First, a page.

Currently, the fish population in the river is almost entirely non-native. Released as bait by anglers, dumped by the city to eat unwelcome species, and aquarium fish set free by their owners now populate the river's waters.
The forecast heavy rains during the 2015-16 winter present an opportunity to determine whether nonnative fish will be washed out of the river and into the Pacific Ocean, giving native fish a new chance to become established.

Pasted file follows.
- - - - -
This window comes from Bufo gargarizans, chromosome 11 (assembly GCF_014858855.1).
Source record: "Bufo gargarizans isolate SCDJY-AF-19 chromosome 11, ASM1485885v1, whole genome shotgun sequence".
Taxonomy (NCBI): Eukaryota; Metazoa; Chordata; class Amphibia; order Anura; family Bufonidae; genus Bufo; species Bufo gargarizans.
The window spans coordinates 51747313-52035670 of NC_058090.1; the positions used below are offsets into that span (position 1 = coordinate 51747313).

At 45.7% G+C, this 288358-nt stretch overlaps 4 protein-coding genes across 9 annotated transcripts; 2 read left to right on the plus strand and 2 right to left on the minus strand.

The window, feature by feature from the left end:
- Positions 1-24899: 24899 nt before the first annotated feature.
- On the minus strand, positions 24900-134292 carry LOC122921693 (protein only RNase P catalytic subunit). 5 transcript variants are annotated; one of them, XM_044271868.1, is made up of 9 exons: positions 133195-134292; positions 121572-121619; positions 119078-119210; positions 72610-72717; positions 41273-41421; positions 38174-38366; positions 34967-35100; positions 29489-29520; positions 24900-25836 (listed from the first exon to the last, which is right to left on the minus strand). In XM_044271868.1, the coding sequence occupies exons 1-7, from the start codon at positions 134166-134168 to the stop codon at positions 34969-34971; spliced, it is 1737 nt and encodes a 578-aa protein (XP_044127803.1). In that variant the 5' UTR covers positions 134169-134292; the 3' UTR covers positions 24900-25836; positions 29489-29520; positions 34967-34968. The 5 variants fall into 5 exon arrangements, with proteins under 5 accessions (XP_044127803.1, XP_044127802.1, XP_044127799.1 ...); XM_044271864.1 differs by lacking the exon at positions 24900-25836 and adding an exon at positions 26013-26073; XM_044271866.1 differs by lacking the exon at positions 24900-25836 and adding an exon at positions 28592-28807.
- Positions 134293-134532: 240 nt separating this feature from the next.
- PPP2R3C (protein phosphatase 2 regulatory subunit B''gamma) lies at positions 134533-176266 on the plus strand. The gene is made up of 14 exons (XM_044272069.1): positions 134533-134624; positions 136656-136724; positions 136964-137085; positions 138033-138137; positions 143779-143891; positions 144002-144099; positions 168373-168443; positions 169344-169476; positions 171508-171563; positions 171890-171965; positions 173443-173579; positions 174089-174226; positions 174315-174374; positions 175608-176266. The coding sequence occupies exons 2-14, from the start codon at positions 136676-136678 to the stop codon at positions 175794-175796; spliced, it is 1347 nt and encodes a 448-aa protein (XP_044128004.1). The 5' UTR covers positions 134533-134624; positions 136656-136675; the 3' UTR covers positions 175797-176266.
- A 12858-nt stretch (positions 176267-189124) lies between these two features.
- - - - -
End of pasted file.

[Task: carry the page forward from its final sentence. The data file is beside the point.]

"If we are ever going to fully understand the ecology of this river, and prospects for the return of species that evolved in it, we have to know first what's in it now, and how well those creatures do in extreme conditions," said biologist Rosi Dagit of the Resource Conservation District.
UC Cooperative Extension natural resources advisor Sabrina Drill was among a group of biologists and volunteers who surveyed the fish in the river in late November with seines, dip nets and rods and reels. After six hours, the team caught about 3,000 talapia, two dozen crayfish, a few hundred mosquito fish, one aquarium species and two Asian freshwater clams.
The research is funded by the Friends of the Los Angeles River.